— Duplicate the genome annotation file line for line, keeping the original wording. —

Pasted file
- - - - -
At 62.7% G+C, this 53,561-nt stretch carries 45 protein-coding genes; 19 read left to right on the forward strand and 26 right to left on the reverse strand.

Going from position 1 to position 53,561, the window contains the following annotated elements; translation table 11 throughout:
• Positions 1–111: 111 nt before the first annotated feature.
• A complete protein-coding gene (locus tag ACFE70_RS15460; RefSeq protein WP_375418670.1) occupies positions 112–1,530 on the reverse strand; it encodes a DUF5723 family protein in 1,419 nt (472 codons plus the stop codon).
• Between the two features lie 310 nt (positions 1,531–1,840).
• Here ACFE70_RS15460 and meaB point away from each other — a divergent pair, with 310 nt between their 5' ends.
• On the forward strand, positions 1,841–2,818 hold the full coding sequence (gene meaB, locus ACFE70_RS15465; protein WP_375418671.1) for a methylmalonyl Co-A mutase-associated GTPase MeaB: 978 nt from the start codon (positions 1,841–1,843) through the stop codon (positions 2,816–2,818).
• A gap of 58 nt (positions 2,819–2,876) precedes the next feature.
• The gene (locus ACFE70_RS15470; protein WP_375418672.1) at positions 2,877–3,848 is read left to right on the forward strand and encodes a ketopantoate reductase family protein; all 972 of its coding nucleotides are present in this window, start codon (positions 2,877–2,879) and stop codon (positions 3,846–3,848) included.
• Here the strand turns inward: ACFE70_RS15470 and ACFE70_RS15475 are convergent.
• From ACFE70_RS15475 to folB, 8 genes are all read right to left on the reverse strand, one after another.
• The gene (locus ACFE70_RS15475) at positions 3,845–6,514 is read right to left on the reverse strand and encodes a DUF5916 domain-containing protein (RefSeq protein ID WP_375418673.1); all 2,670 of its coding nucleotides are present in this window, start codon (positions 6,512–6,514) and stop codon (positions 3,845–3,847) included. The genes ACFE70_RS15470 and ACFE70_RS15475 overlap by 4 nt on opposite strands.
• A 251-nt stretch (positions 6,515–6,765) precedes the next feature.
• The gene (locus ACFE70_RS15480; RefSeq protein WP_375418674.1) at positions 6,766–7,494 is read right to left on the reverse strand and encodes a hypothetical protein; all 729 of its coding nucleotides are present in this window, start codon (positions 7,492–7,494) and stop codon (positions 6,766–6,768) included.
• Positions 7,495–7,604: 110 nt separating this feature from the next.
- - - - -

At 62.7% G+C, this 53,561-nt stretch carries 45 protein-coding genes; 19 read left to right on the forward strand and 26 right to left on the reverse strand.

Going from position 1 to position 53,561, the window contains the following annotated elements; translation table 11 throughout:
• Positions 1–111: 111 nt before the first annotated feature.
• A complete protein-coding gene (locus tag ACFE70_RS15460; RefSeq protein WP_375418670.1) occupies positions 112–1,530 on the reverse strand; it encodes a DUF5723 family protein in 1,419 nt (472 codons plus the stop codon).
• Between the two features lie 310 nt (positions 1,531–1,840).
• Here ACFE70_RS15460 and meaB point away from each other — a divergent pair, with 310 nt between their 5' ends.
• On the forward strand, positions 1,841–2,818 hold the full coding sequence (gene meaB, locus ACFE70_RS15465; protein WP_375418671.1) for a methylmalonyl Co-A mutase-associated GTPase MeaB: 978 nt from the start codon (positions 1,841–1,843) through the stop codon (positions 2,816–2,818).
• A gap of 58 nt (positions 2,819–2,876) precedes the next feature.
• The gene (locus ACFE70_RS15470; protein WP_375418672.1) at positions 2,877–3,848 is read left to right on the forward strand and encodes a ketopantoate reductase family protein; all 972 of its coding nucleotides are present in this window, start codon (positions 2,877–2,879) and stop codon (positions 3,846–3,848) included.
• Here the strand turns inward: ACFE70_RS15470 and ACFE70_RS15475 are convergent.
• From ACFE70_RS15475 to folB, 8 genes are all read right to left on the reverse strand, one after another.
• The gene (locus ACFE70_RS15475) at positions 3,845–6,514 is read right to left on the reverse strand and encodes a DUF5916 domain-containing protein (RefSeq protein ID WP_375418673.1); all 2,670 of its coding nucleotides are present in this window, start codon (positions 6,512–6,514) and stop codon (positions 3,845–3,847) included. The genes ACFE70_RS15470 and ACFE70_RS15475 overlap by 4 nt on opposite strands.
• A 251-nt stretch (positions 6,515–6,765) precedes the next feature.
• The gene (locus ACFE70_RS15480; RefSeq protein WP_375418674.1) at positions 6,766–7,494 is read right to left on the reverse strand and encodes a hypothetical protein; all 729 of its coding nucleotides are present in this window, start codon (positions 7,492–7,494) and stop codon (positions 6,766–6,768) included.
• Positions 7,495–7,604: 110 nt separating this feature from the next.